It’s Day 3, and we’ll be hosting the IBM UK Emerging Technologies Team for a Design Studio session, and a day dedicated to ‘design thinking.’

    We’re only halfway through the week, but we’re exhilarated and inspired, and already certain that ‘DEAL’ will be an annual event.

    Who knows what the Digital Revolution will look like in a year? We can only guess – so make sure to join us as we get to grips with the next wave of innovation.

    Kris Henley 

  • Surrey Business School researchers Professor of Retail Management Andrew Alexander and Chair in Retailing and Marketing Christoph Teller, have been working to improve our understanding of the role and contribution of retail store managers. In today’s competitive omni-channel retail environment, brick and mortar retailers increasingly compete on the basis of the customer experience that they can deliver. Part of this experience occurs in the store, but part depends on the experience customers have in the surrounding shopping environment.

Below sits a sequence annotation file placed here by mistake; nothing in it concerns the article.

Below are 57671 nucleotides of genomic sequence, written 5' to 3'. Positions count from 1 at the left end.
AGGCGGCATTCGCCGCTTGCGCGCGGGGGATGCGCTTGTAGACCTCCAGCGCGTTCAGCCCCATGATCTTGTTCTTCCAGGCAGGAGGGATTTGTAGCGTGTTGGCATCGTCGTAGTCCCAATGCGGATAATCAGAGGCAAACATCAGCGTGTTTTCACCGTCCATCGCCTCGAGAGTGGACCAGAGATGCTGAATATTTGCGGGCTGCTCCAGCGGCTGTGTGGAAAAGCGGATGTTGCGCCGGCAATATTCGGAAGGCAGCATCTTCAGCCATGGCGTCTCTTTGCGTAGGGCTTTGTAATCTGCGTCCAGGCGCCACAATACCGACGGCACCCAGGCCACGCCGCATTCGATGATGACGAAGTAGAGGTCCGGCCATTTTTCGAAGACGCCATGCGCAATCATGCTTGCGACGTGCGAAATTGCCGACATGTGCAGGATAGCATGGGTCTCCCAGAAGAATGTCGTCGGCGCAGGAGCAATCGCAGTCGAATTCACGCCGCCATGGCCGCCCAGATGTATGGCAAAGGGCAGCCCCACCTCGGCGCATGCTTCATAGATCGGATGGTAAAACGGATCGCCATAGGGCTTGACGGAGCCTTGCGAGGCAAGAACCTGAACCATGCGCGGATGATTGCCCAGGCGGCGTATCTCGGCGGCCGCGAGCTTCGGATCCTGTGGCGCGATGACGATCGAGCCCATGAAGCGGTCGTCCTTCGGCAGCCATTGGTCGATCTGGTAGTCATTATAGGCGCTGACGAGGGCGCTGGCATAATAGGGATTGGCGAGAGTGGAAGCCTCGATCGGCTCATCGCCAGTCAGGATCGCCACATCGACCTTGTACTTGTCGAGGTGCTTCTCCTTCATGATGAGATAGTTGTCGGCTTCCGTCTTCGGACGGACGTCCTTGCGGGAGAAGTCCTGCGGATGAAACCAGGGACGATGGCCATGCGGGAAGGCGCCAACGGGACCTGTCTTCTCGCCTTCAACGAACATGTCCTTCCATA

Enhancing Customer Value

    In a recent study (together with Professor Anne Roggeveen, Babson College, MA, USA) they investigate the role and potential of store managers as boundary spanners in shopping centres. Boundary spanning store managers negotiate boundaries between the parent retail organization and the shopping centre and between the shopping centre and customers. They are key individuals who have the potential to act as both ‘ambassadors’ and ‘seismographers’ not only for their  organization but also for the wider shopping centre network.